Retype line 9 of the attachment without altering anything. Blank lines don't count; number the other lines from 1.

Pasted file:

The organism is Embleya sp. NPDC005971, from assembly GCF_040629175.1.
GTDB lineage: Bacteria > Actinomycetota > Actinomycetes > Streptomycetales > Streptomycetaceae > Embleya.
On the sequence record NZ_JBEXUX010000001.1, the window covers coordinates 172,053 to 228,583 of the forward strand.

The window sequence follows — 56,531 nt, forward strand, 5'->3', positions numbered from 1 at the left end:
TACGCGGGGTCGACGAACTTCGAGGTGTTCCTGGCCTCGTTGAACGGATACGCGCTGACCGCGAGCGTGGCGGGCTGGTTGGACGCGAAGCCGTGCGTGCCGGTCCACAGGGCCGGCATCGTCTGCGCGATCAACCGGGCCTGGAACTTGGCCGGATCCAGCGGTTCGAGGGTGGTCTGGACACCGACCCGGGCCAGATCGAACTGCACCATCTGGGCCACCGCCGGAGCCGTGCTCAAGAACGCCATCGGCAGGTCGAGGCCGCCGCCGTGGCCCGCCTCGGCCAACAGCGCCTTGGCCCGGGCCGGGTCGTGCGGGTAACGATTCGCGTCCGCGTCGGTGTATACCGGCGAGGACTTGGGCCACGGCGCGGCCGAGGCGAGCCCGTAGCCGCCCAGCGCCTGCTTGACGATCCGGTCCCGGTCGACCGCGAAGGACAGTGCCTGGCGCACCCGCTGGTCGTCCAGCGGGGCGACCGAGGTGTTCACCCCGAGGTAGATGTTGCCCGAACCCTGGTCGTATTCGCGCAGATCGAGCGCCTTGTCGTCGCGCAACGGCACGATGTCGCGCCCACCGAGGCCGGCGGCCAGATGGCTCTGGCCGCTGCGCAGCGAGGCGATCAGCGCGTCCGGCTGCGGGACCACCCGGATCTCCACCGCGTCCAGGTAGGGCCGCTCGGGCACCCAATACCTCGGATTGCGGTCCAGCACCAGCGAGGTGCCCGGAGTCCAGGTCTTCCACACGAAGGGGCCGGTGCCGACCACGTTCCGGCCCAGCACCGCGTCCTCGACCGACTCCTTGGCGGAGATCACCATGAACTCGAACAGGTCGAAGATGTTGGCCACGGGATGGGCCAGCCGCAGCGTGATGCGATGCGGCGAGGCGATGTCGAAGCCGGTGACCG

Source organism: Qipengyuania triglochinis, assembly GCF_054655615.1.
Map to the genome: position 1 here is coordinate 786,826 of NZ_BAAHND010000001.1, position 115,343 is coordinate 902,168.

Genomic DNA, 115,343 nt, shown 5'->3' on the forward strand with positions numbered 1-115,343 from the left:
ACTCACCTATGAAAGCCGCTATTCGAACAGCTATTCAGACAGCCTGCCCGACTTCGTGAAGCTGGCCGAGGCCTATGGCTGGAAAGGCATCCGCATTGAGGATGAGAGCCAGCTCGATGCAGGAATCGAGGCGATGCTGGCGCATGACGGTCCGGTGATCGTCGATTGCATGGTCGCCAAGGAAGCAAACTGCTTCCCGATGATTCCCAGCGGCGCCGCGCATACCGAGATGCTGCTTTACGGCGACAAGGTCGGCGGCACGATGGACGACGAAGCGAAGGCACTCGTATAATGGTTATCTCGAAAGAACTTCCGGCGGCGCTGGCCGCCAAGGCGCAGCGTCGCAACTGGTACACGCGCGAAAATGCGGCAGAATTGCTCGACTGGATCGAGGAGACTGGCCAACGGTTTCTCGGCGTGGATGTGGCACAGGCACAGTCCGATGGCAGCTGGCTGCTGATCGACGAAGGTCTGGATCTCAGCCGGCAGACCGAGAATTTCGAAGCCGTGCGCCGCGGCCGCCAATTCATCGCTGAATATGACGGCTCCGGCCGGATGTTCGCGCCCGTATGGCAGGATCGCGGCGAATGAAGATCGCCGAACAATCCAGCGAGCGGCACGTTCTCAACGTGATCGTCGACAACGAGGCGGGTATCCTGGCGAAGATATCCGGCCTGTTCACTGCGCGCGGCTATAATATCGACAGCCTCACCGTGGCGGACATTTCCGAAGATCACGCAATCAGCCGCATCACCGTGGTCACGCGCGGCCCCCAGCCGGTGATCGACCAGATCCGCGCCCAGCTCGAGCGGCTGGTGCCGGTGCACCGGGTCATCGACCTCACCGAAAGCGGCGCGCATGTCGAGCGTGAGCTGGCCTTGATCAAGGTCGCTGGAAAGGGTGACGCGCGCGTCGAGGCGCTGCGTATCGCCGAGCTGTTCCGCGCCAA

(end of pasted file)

ACTCACCTATGAAAGCCGCTATTCGAACAGCTATTCAGACAGCCTGCCCGACTTCGTGAAGCTGGCCGAGGCCTATGGCTGGAAAGGCATCCGCATTGAGGATGAGAGCCAGCTCGATGCAGGAATCGAGGCGATGCTGGCGCATGACGGTCCGGTGATCGTCGATTGCATGGTCGCCAAGGAAGCAAACTGCTTCCCGATGATTCCCAGCGGCGCCGCGCATACCGAGATGCTGCTTTACGGCGACAAGGTCGGCGGCACGATGGACGACGAAGCGAAGGCACTCGTATAATGGTTATCTCGAAAGAACTTCCGGCGGCGCTGGCCGCCAAGGCGCAGCGTCGCAACTGGTACACGCGCGAAAATGCGGCAGAATTGCTCGACTGGATCGAGGAGACTGGCCAACGGTTTCTCGGCGTGGATGTGGCACAGGCACAGTCCGATGGCAGCTGGCTGCTGATCGACGAAGGTCTGGATCTCAGCCGGCAGACCGAGAATTTCGAAGCCGTGCGCCGCGGCCGCCAATTCATCGCTGAATATGACGGCTCCGGCCGGATGTTCGCGCCCGTATGGCAGGATCGCGGCGAATGAAGATCGCCGAACAATCCAGCGAGCGGCACGTTCTCAACGTGATCGTCGACAACGAGGCGGGTATCCTGGCGAAGATATCCGGCCTGTTCACTGCGCGCGGCTATAATATCGACAGCCTCACCGTGGCGGACATTTCCGAAGATCACGCAATCAGCCGCATCACCGTGGTCACGCGCGGCCCCCAGCCGGTGATCGACCAGATCCGCGCCCAGCTCGAGCGGCTGGTGCCGGTGCACCGGGTCATCGACCTCACCGAAAGCGGCGCGCATGTCGAGCGTGAGCTGGCCTTGATCAAGGTCGCTGGAAAGGGTGACGCGCGCGTCGAGGCGCTGCGTATCGCCGAGCTGTTCCGCGCCAA